J.J. Wolf beat fellow American Sebastian Korda 6-4, 6-7 (3), 7-6 (6) on Sunday, in the finals of the JSM Challenger of Champaign-Urbana. Winning five matches in five days, including a couple three setters, Wolf claimed his second title on the challenger circuit. The win moved him up 66 spots in the rankings, up to 189th in the world, a career high ranking.
“I grew up playing on indoor hard courts, so I felt really comfortable”, Wolf said after winning his third match. “It’s pretty cool playing in another Big Ten setting (Illinois), somewhere I’ve played before.” He was pleased with his play and his ability to execute the game plan the coaches and he had. The goal was to make a high percentage of first serves and “pound balls into the corners and get to the net.”
Wolf, who turned pro in July, forgoing his senior year at Ohio State, says he never thought much about the tour until after his breakout 35-2 junior year campaign. “After the season I was able to reflect. I thought I made nice improvements (in my game). I also think I played every college tennis player ranked in the top 15 and believed I stacked up pretty well.” Wolf was a dominant singles player and a near lock for a point every match. He took pride being done first in singles and “letting some pressure off the guys and being able to cheer them on.”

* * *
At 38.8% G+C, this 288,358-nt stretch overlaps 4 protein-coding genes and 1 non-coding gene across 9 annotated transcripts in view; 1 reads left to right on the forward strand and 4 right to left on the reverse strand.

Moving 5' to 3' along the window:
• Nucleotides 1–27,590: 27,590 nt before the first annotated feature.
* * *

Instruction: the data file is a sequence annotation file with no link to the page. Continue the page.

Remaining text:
It was very tough for Wolf to leave one of the best tennis programs in the country and the school that he loved. “I love the coaches and the guys with my whole heart. Fortunately, I live in Columbus and still get to see them.” He misses playing with his teammates and for Buckeye Nation. He admits it has been an adjustment. “At first, it was a bit of a shock. The extra strength you get from playing for a team and for your school was taken away from me. Now I’m playing more for myself and my new team (coaches & family).” Life on the challenger circuit is quite different than being an All-American at OSU.
He’s beginning to get comfortable on tour though and is “finding that same joy” and passion he once had on the court. He noted his passion, “comes from wanting to make my family proud a little.” (Coming from a competitive family of tennis players and other athletes…a little proud is likely an understatement.) It’s the reason he loves the Western & Southern Open more than any tournament. “There’s no substitute for it.” Playing in the city he was born and raised, in front of his family and friends.
Growing up, Wolf stuck with tennis over other sports not because he necessarily loved tennis, but because he loved that he could control the outcome. “I loved that aspect of tennis.” He didn’t like relying on others for results, a common theme in team sports. Wolf also acknowledges, “there’s no better feeling than hitting a clean ball though,” something all tennis players can relate to.
Wolf keeps things simple. He has no ranking goals or win totals in mind for this upcoming year. His only short-term goal is to make “little jumps” in his game in order to reach his ceiling down the road. His ultimate goal. Wolf mentioned his fitness, movement, and diet as his main areas of focus right now.
As well as winning the title Sunday and reaching a career high ranking, Wolf secured a spot in the Australian Open qualifiers. He was very excited to learn he’d be starting the 2020 season Down Under. “I’m just getting my foot in the door. Won couple challenger titles…couple top 100 wins. I’m very happy overall with my 2019.”